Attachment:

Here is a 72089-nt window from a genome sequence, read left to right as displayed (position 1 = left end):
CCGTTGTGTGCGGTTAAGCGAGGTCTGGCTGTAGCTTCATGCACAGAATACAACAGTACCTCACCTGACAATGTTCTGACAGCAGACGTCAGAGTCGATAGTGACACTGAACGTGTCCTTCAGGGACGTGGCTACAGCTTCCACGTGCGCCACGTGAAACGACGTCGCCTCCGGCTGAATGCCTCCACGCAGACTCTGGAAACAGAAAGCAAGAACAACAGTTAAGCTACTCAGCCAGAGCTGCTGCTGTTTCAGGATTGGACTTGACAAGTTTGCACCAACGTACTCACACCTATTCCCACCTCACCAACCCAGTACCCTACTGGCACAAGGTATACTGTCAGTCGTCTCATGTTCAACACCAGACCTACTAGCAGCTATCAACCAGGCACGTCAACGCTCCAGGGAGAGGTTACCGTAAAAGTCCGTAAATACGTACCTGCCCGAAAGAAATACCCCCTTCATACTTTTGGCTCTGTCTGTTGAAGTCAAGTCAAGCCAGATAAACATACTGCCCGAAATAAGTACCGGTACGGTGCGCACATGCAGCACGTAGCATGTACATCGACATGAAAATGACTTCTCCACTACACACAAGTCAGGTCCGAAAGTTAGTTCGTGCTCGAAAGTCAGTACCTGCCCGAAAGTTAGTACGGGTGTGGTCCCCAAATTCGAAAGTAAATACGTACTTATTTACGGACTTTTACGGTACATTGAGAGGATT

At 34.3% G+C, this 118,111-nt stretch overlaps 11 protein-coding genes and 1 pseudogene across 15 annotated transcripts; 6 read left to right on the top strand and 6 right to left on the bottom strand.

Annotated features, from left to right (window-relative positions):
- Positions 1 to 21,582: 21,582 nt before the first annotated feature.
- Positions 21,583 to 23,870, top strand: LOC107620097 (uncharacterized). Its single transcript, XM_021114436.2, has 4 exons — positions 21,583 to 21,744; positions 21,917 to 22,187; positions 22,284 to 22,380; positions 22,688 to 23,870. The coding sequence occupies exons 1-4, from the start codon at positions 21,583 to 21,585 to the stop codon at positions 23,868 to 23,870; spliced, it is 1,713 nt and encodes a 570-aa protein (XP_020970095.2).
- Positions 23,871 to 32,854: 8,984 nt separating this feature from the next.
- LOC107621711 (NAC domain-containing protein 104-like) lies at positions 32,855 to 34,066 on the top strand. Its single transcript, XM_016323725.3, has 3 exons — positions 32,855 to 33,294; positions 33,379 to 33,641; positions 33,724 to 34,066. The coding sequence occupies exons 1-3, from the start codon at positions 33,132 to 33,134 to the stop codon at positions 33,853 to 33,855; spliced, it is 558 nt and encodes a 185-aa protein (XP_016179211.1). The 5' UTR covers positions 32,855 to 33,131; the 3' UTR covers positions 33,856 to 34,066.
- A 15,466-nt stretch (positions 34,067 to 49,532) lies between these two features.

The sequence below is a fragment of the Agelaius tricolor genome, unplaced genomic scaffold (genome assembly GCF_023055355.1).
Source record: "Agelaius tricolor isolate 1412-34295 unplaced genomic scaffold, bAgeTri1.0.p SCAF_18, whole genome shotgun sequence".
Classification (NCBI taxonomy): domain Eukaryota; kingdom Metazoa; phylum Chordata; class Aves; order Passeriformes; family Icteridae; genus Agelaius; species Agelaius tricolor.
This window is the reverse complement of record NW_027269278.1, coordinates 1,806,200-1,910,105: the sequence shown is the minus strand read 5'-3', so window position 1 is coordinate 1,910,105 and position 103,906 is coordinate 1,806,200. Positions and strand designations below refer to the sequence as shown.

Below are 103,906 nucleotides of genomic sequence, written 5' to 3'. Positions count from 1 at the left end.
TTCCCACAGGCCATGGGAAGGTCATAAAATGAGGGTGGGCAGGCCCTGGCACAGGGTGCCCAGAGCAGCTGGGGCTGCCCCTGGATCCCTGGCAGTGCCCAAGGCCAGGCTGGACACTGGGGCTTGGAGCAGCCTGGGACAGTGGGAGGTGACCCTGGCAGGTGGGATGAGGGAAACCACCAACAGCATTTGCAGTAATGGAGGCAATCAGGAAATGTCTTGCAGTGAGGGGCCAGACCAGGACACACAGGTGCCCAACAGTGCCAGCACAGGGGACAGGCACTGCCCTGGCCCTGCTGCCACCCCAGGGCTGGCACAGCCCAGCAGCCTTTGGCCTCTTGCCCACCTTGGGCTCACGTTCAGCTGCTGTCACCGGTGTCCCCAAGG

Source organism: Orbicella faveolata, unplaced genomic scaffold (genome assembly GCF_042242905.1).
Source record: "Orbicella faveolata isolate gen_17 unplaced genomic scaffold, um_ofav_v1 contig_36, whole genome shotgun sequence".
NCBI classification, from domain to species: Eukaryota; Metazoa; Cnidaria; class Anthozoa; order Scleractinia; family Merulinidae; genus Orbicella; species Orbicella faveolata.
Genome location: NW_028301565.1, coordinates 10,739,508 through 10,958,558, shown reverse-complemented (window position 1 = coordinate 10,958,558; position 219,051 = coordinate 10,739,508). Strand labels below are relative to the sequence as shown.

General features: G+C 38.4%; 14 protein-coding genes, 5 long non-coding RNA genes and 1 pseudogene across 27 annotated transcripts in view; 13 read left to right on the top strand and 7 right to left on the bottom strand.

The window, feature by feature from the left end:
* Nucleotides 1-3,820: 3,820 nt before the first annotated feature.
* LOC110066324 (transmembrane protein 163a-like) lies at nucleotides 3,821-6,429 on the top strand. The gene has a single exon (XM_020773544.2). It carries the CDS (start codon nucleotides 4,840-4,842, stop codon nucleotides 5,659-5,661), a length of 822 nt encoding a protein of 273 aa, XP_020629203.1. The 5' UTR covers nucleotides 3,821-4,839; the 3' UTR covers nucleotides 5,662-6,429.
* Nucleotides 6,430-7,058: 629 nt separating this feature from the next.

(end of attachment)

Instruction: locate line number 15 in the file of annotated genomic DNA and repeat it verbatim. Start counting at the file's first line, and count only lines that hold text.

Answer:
TTCCCACAGGCCATGGGAAGGTCATAAAATGAGGGTGGGCAGGCCCTGGCACAGGGTGCCCAGAGCAGCTGGGGCTGCCCCTGGATCCCTGGCAGTGCCCAAGGCCAGGCTGGACACTGGGGCTTGGAGCAGCCTGGGACAGTGGGAGGTGACCCTGGCAGGTGGGATGAGGGAAACCACCAACAGCATTTGCAGTAATGGAGGCAATCAGGAAATGTCTTGCAGTGAGGGGCCAGACCAGGACACACAGGTGCCCAACAGTGCCAGCACAGGGGACAGGCACTGCCCTGGCCCTGCTGCCACCCCAGGGCTGGCACAGCCCAGCAGCCTTTGGCCTCTTGCCCACCTTGGGCTCACGTTCAGCTGCTGTCACCGGTGTCCCCAAGG